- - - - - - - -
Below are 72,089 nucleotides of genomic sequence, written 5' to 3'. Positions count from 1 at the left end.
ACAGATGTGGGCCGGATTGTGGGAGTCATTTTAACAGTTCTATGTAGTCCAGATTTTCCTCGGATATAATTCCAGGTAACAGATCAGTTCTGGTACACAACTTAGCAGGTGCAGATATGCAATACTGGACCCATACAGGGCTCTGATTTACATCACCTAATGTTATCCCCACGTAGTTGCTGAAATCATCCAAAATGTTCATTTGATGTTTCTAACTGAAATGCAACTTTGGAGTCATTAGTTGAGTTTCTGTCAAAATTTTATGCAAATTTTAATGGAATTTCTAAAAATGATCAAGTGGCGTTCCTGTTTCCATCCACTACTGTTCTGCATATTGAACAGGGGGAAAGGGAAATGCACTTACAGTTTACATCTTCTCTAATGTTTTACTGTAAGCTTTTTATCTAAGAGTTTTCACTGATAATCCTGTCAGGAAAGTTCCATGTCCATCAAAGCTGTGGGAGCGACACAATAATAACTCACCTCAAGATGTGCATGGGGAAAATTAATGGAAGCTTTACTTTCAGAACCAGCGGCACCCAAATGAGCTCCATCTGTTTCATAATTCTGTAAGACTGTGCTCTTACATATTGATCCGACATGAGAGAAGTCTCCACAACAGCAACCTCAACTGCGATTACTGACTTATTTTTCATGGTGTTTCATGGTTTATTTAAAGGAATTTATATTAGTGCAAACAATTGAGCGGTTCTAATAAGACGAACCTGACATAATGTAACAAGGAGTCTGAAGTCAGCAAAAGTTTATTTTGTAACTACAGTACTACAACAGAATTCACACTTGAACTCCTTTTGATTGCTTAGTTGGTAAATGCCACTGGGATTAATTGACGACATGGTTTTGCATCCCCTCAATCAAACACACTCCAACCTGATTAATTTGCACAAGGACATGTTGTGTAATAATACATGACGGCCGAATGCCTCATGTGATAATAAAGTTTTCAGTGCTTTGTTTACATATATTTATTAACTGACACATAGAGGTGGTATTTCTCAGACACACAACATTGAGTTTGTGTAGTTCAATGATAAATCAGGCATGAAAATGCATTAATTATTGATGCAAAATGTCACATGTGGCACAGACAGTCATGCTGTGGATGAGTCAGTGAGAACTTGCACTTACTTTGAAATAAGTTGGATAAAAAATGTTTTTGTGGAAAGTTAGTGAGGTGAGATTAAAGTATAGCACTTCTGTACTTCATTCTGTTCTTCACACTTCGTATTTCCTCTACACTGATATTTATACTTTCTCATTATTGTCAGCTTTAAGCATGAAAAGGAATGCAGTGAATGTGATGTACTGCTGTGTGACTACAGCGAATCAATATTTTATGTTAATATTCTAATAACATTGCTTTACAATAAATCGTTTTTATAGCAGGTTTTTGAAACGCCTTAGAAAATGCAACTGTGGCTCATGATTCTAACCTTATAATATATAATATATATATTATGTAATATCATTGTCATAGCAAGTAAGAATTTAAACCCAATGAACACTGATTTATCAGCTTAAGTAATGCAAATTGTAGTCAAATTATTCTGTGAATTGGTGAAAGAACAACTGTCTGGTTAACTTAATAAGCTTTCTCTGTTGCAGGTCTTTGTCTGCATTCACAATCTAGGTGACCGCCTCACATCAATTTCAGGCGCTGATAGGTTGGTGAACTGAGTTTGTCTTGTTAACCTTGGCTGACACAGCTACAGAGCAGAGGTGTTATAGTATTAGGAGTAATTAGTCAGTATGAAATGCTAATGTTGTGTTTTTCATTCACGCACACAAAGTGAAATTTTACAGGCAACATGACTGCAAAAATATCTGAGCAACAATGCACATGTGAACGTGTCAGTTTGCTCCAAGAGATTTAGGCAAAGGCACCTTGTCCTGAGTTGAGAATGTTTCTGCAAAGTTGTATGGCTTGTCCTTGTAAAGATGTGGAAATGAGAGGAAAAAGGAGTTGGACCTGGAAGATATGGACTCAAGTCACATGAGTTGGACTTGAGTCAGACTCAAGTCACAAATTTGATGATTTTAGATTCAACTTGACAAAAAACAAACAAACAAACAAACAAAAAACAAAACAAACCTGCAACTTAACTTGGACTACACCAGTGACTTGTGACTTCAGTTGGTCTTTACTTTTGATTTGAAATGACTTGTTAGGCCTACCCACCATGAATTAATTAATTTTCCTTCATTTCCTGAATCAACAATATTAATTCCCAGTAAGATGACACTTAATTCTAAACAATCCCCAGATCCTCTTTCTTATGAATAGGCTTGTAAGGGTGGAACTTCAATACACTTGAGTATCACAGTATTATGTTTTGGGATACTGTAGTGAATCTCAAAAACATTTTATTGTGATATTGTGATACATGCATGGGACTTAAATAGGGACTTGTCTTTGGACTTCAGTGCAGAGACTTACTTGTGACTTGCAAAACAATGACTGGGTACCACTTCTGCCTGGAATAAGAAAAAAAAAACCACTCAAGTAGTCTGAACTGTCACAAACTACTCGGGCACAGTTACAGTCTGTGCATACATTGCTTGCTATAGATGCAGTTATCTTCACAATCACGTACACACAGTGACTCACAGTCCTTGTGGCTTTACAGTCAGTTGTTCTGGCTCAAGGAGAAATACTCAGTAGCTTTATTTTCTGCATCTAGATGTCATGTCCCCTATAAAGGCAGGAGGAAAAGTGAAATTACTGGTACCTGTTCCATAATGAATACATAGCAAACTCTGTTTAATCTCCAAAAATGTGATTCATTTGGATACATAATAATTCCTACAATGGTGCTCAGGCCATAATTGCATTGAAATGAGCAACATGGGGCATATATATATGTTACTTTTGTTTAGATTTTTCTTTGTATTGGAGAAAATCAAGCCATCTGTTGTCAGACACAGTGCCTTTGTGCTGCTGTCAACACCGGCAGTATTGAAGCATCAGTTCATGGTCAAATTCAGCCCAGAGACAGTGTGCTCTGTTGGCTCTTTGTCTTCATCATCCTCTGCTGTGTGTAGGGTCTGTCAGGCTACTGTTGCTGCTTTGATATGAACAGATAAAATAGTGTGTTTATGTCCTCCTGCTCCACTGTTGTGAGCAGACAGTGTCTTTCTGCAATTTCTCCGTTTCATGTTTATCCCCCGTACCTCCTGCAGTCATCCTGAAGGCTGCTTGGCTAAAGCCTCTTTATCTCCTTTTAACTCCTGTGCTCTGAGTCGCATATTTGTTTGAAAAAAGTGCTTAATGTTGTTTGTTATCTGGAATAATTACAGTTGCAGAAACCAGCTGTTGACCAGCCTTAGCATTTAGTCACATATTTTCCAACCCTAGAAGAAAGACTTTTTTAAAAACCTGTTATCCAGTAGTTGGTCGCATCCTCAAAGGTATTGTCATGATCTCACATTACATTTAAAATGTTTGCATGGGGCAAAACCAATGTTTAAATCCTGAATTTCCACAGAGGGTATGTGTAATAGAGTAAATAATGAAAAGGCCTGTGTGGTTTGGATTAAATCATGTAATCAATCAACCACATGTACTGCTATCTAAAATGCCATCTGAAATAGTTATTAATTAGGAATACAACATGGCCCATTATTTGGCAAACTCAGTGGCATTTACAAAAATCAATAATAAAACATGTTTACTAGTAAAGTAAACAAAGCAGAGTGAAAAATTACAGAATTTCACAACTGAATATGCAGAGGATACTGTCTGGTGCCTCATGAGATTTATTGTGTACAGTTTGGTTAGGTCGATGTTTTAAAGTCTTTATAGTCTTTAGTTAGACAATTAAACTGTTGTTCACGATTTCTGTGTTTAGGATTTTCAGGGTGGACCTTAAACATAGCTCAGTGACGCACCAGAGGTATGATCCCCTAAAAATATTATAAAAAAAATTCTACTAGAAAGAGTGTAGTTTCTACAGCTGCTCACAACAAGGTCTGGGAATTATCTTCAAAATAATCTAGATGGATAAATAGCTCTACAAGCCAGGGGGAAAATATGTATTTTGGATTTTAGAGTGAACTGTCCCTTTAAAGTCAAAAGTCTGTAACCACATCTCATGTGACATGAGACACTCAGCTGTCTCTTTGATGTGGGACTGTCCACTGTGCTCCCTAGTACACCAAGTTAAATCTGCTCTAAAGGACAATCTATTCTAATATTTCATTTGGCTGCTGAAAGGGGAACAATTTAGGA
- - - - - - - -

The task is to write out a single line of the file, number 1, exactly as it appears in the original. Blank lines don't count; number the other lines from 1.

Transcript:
Below are 72,089 nucleotides of genomic sequence, written 5' to 3'. Positions count from 1 at the left end.